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Can You Become a Completely Virtual Company?

As technology shifts to mobile communications, work is redefined

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Companies are advancing digital and IT transformation strategies by virtualizing infrastructure and operations. Why not go all the way and figure out how to make the workforce a virtualized asset?

In the United States, about 170 companies already operate 100% virtually, according to a CNBC report, based on data from FlexJobs, an online platform specializing in remote and flexible employment. True, that’s a relatively small number compared to the approximately 6 million businesses in the United States that are not considered to be small businesses. But it’s a start and an increase from 26 in 2014.

According to CNBC, “These companies have no central headquarters to speak of, and the majority of their staff works remotely — from a shared office space, home or even the local coffee shop. The other traits they have in common: incredibly low overhead, better employee retention rates and the ability to attract talent from anywhere in the world.”

Competing for talent

As businesses strive to be agile and responsive, one of the biggest impediments is finding the right skill sets to meet the needs of the business. Look no further than Amazon, where the needs of its headquarters outstripped the ability of the Seattle area to absorb the impact of its continuing hiring.

Competing for workers today, you have to be able to go where the talent is. Not everyone can set up multiple headquarters like Amazon. The virtual company represents a bold new approach.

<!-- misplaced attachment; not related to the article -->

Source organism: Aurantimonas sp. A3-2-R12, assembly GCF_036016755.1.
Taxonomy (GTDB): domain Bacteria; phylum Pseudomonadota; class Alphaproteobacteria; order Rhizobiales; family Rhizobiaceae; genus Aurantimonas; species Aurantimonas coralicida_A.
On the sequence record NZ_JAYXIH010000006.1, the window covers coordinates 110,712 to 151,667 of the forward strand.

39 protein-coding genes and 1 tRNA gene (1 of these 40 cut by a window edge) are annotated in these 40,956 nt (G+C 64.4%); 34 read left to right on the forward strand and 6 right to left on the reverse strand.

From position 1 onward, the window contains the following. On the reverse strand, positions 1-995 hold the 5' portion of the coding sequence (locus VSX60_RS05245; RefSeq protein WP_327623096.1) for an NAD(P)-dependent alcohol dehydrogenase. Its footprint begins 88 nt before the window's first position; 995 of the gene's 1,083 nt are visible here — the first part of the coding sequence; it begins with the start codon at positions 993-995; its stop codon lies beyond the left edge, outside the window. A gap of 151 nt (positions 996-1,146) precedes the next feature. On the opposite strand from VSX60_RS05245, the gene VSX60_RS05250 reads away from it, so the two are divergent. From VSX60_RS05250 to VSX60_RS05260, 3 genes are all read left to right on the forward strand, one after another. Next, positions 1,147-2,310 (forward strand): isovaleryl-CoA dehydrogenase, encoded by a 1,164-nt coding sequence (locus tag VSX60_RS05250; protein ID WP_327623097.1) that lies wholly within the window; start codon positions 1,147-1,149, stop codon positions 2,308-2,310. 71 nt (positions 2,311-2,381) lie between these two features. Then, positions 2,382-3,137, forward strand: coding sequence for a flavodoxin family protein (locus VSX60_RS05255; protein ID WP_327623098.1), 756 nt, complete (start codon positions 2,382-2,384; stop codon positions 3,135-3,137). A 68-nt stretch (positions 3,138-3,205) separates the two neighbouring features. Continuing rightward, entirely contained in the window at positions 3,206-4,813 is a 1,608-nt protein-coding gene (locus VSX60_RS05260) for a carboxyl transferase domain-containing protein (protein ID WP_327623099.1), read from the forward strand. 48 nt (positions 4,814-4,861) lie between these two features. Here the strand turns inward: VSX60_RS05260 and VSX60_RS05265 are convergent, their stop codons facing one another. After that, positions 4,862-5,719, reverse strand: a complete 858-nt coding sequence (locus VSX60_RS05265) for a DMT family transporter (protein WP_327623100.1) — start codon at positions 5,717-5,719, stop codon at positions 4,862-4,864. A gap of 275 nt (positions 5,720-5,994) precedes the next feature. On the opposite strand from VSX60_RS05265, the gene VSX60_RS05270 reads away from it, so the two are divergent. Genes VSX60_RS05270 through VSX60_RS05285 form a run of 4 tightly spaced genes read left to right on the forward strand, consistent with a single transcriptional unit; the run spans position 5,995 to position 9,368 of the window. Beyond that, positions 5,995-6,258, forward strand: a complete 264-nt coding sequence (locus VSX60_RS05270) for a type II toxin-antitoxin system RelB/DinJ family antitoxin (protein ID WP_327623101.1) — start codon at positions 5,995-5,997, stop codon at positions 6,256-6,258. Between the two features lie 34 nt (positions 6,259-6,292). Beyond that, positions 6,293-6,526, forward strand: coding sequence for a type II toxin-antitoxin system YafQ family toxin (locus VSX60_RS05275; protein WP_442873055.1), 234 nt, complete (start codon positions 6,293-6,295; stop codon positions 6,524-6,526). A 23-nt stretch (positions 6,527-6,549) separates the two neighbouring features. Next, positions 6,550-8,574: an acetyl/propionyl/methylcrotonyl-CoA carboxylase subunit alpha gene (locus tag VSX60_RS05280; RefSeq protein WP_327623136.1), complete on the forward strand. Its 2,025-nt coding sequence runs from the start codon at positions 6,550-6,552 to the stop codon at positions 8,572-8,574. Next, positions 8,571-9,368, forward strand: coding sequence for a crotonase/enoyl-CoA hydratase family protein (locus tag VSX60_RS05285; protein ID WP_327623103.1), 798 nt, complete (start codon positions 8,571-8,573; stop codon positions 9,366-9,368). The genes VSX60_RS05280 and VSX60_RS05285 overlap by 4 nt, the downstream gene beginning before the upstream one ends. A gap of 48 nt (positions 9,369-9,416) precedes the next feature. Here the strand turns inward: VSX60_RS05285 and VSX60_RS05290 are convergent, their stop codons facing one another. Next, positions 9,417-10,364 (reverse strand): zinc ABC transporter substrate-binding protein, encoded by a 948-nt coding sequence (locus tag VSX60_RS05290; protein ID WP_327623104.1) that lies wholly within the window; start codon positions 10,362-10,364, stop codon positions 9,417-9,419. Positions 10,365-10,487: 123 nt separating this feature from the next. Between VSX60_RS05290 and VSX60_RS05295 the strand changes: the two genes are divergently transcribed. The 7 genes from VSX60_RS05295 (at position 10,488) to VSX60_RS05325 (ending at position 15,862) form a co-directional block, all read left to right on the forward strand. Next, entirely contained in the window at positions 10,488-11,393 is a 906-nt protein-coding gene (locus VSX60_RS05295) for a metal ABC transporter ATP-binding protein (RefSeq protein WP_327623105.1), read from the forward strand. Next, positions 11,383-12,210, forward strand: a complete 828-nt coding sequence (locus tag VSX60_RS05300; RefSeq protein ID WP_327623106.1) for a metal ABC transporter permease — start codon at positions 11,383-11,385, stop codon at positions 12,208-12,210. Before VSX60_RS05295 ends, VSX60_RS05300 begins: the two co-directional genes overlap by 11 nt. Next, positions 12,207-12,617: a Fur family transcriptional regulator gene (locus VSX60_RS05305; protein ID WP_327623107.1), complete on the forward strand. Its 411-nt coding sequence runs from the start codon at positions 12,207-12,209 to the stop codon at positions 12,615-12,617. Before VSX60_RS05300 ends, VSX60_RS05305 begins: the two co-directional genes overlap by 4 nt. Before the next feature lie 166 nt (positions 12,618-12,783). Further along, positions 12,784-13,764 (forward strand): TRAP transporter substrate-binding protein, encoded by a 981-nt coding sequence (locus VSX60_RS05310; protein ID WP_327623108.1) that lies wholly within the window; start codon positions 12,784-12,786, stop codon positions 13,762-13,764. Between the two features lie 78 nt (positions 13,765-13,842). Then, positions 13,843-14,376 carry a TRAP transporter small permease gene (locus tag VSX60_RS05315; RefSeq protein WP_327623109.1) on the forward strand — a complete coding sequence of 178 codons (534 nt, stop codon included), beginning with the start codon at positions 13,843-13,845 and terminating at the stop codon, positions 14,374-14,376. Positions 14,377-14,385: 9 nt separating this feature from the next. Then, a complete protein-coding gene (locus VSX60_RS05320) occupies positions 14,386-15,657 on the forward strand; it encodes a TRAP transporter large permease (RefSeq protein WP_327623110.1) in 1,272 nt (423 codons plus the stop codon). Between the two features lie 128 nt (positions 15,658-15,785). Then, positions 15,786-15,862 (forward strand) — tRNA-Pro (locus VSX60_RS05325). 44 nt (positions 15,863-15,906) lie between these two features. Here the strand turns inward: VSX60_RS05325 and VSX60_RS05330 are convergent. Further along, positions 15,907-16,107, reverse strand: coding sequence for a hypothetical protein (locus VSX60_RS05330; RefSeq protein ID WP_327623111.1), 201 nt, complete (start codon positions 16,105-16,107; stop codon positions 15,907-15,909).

According to Gallup's 2017 "State of the American Workplace" survey, 51% of U.S. employees say they are actively looking for a new job or watching for openings, and more than one-third would change jobs in order to be able to work remotely some of the time. Younger employees especially value flextime and remote work opportunities. In 2016, according to Gallup, 43% of employees worked remotely in some capacity.

Breaking away from inflexible silos

Businesses that have broken away from inflexible IT silos are better able to fluidly address changing workload demands. They are utilizing infrastructure virtualization, process automation, and a comprehensive service strategy to be more adaptive and responsive.

Still, it can be a challenge for IT to meet the demands of remote workers and win their trust. Part of the issue is providing those workers with the tools they need to be productive and create an ecosystem that provides the right level of support, perhaps around the clock to accommodate flexible schedules.

It’s important to provide the right mix of devices — with assured security — and support for remote workers with varying levels of technology acumen and self-support capabilities. Remote devices need to be secure and IT may need to develop new skills for helping out workers with technology issues ranging from bandwidth quality to access to mission-critical applications.

Furthermore, it’s one thing to monitor employees who are accessing corporate servers; it’s quite another challenge when they’re accessing applications in the public cloud.

As they extend accommodations to the virtual workforce, IT needs to make sure it has the right tools to do the job and collaboration solutions to enhance worker productivity.

To learn more about IT Transformation and remote work, click here.

Copyright © 2018 IDG Communications, Inc.